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As a high school diploma increasingly becomes the pre-requisite to landing a well-paying job, a report released last week shows rising graduation rates, but pockets of persistent inequality.
A record 81.4 percent of American students graduated from high school in 2013, according to the 2015 Building a Grad Nation report. The achievement gaps by income, race, language and disability are closing in some states, but they are still sizable, and widening in some places. The authors (from four nonprofit education research groups that compile the report annually) detail several successful efforts that have increased graduation rates, but stress that improvement has come from targeted local interventions, not overarching national initiatives.
In 2013, 71 percent of African-American and 75 percent of Latino students graduated on time, up four percentage points from two years earlier.
One reason for the improvement, the study’s authors believe, is the closure many “drop-out factories,” large high schools with high concentrations of poverty where less than half of the students graduated. Another seems to be a shift away from harsh discipline practices that result in disproportionately high suspension rates for black and Latino students. With more time in school, more students have been able to graduate.
But some of the states with the highest concentrations of African-American and Latino students have graduation rates well below the national average. And some — such as Arizona, New York and Illinois – saw their rates decline. The Atlantic drilled down into this trend last week.
Related: Getting to Graduation: Mississippi’s state-wide push to keep kids in school
Low-income students have seen improvement, but they remain 15 percentage points behind their middle- and upper-income peers. There are 12 states where that gap was 20 points or more, and in eight of those states the gap actually increased. More than half of those 12 states have some of the biggest disparities by race, disability and number of English language learners.
“What we are seeing are communities that were hit by the Great Recession and never recovered,” said Erin Ingram, a co-author of the report and a policy analyst at Civic Enterprises. “Those districts haven’t yet figured out how to deal with a population with very high needs.”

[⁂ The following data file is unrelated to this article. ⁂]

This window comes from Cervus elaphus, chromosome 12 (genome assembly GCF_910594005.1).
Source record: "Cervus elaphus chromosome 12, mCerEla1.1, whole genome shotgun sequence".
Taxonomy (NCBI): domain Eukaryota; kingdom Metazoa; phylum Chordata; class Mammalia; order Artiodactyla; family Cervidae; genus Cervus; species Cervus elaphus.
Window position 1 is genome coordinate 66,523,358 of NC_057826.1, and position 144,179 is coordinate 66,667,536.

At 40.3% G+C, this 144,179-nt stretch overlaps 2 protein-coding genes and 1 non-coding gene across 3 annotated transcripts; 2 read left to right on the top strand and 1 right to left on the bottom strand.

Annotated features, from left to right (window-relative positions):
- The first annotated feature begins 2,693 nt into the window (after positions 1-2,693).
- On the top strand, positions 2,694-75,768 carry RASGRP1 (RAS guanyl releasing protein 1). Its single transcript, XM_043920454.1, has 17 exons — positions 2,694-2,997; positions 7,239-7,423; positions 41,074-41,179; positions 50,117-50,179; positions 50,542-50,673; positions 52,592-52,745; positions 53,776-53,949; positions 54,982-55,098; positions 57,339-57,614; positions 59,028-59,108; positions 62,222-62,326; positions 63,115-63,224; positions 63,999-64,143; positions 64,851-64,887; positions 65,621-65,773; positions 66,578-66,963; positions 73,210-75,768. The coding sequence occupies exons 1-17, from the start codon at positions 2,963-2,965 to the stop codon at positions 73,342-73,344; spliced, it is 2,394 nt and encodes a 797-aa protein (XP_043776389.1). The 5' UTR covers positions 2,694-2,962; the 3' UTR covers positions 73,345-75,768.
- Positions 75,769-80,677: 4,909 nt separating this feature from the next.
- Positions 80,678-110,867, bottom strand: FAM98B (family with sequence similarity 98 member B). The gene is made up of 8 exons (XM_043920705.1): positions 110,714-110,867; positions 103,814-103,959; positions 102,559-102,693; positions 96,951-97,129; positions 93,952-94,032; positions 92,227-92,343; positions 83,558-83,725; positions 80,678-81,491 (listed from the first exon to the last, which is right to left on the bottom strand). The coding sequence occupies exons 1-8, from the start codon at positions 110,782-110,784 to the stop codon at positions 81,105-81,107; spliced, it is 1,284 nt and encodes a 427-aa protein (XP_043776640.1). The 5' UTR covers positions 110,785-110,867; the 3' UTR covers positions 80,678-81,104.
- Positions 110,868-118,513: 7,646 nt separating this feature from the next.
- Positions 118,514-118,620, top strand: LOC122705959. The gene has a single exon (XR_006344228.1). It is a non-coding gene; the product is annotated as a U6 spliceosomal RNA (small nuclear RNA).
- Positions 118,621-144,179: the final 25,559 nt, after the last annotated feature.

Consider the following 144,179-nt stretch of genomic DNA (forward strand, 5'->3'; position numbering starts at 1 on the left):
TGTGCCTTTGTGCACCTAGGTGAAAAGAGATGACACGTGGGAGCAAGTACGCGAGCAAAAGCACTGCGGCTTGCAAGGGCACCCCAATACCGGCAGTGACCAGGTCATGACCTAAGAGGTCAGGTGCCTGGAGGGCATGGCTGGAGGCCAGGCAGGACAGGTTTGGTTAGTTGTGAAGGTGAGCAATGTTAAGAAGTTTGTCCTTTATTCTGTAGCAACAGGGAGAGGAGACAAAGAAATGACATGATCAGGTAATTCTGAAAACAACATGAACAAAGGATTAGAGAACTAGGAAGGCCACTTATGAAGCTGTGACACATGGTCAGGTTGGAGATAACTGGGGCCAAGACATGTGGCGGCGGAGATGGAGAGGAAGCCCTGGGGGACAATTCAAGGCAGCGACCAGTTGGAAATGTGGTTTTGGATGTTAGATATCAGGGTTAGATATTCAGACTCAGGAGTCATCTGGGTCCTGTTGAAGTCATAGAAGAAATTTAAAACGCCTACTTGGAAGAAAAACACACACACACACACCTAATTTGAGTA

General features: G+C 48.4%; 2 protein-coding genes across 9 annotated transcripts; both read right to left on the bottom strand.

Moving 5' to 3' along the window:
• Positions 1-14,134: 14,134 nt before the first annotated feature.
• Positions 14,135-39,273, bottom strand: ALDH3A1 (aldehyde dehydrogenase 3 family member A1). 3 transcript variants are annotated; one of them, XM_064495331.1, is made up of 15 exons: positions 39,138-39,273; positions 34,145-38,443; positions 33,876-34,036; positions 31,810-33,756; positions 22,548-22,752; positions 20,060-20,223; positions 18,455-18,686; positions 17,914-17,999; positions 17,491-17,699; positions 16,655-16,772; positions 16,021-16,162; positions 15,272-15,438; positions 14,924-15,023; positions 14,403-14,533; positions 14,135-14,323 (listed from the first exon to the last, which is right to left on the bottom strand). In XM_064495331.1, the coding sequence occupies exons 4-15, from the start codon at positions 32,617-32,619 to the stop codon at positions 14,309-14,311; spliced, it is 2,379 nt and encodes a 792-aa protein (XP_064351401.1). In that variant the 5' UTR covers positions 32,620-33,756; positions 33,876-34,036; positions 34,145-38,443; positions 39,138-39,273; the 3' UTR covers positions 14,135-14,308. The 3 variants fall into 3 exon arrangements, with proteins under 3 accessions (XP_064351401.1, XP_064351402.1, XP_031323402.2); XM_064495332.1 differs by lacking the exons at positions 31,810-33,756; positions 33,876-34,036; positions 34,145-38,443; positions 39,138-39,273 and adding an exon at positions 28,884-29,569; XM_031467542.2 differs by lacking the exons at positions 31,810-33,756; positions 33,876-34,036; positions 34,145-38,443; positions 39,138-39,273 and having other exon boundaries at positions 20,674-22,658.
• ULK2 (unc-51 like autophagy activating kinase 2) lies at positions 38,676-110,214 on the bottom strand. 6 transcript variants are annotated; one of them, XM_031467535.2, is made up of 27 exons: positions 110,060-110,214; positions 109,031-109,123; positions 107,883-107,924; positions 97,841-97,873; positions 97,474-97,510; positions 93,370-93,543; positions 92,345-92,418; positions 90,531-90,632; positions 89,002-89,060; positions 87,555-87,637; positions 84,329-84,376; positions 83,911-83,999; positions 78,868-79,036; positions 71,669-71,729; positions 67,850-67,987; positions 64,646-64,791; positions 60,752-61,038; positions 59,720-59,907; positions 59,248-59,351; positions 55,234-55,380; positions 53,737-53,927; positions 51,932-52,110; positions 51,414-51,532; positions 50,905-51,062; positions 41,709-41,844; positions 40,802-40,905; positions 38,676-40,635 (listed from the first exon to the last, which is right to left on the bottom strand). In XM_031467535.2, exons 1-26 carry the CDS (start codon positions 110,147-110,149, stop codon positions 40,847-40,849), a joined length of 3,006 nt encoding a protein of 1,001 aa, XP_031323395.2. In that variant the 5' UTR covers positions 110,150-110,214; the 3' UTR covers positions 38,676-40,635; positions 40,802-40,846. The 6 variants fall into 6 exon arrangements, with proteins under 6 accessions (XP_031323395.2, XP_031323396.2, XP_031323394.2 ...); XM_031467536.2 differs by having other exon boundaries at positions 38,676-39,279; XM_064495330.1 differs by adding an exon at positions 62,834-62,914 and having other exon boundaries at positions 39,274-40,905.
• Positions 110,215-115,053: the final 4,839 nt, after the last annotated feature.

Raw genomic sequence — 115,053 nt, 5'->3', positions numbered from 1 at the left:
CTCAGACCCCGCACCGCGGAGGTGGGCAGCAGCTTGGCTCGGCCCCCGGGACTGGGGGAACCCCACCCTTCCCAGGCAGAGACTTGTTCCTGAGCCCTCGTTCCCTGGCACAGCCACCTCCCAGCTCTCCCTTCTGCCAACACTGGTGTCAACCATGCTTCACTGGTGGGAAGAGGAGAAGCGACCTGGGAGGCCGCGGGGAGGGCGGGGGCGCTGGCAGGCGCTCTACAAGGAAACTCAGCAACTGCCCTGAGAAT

Some schools, however, have begun to figure it out. McDowell County, for example, is the poorest county in West Virginia. It also ranks highest in teen pregnancy, suicide, heart disease, drug overdoses and high school dropouts. A severe teacher shortage and lack of funding have meant no after-school programs, minimal public transportation and little technology in local schools.
In 2011, state officials and the teachers union launched a partnership, dubbed Reconnecting McDowell, and enlisted 120 business, non-profit and government partners. The effort has turned every school in the county into a community school, with wraparound health services for students and families. To address the teacher shortage, the county is building a “teacher village” to help provide safe and affordable housing. All middle schoolers got laptops, and every school in the county has been wired with high speed Internet. A juvenile drug court was opened to get teenagers treatment instead of landing them in jail. It’s still early, but graduation rates climbed to 79 percent in 2013 from 72 percent the year before.
Related: These schools graduate English learners at a rate nearly 75 percent higher than other schools. What are they doing right?
The report also holds up Kentucky as a state that has made slow, consistent progress over the past decade and now has almost no graduation gap between poor students and their more affluent peers. The state has been using an early warning system that starts in middle school and flags students for intervention if their attendance, behavior or grades begin to slip. Principal and superintendent evaluations are now tied to graduation rates, and whereas state officials used to consider a school in trouble if its graduation rate was lower than 68 percent, now officials go on alert if a school dips below 80 percent.
“It’s a state that has consistently worked this problem,” said Ingram. “There aren’t quick and easy solutions, but there are long-term holistic ones that are making real progress.”
This story was produced by The Hechinger Report, a nonprofit, independent news organization focused on inequality and innovation in education. Read more about higher education.
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